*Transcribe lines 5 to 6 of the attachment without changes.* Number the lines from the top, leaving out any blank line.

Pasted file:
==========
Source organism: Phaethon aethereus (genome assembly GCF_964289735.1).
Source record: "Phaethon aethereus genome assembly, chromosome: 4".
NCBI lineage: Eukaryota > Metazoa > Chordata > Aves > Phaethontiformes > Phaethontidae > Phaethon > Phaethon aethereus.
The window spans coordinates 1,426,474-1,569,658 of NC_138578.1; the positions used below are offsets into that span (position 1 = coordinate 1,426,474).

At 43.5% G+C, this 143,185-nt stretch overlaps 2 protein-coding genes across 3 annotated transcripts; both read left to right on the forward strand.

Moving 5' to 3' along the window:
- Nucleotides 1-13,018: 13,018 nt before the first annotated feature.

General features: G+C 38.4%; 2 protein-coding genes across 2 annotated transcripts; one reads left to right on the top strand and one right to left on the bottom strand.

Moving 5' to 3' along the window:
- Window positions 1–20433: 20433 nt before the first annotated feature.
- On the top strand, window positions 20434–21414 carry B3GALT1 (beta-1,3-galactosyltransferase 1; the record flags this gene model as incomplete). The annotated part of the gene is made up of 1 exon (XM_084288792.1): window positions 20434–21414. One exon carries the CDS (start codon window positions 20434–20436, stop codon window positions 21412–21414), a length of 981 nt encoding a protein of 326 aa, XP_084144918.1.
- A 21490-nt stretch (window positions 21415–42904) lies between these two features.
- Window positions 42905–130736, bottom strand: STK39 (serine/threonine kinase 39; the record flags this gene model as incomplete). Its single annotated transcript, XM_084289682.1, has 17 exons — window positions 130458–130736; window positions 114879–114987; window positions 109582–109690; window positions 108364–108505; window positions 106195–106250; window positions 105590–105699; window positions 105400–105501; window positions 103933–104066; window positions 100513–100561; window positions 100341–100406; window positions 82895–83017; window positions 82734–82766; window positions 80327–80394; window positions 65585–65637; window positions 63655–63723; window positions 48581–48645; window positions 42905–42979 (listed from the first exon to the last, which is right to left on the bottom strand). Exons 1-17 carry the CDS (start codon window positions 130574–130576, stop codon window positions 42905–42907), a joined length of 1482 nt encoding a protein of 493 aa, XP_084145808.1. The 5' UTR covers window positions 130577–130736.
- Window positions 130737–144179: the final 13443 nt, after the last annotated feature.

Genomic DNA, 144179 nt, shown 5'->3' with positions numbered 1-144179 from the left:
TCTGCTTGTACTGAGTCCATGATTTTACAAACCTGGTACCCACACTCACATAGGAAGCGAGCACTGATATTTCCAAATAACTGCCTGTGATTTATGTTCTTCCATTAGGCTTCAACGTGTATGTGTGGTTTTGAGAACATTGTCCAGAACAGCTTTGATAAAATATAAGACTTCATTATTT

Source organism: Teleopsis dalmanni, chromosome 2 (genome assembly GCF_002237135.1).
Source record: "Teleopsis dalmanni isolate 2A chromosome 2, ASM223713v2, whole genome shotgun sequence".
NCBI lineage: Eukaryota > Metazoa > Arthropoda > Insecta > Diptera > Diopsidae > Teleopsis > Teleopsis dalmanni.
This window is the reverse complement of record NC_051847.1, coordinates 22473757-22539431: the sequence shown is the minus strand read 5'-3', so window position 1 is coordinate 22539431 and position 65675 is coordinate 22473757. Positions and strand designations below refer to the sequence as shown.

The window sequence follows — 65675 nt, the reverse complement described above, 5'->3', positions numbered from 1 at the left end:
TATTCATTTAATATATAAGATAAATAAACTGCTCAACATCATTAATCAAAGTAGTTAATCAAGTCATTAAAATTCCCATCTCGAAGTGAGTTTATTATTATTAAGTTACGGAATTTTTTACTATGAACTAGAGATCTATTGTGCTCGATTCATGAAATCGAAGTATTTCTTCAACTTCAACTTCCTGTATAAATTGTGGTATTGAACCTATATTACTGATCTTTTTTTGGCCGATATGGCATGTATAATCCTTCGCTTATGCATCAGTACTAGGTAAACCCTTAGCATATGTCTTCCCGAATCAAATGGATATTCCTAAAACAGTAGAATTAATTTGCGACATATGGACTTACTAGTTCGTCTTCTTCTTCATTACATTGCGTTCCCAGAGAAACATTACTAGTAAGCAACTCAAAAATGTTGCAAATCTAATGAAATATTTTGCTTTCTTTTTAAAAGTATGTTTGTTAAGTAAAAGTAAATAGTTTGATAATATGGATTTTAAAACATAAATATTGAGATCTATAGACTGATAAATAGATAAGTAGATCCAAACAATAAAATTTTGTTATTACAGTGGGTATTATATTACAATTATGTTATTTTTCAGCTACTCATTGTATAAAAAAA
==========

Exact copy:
At 43.5% G+C, this 143,185-nt stretch overlaps 2 protein-coding genes across 3 annotated transcripts; both read left to right on the forward strand.

Moving 5' to 3' along the window: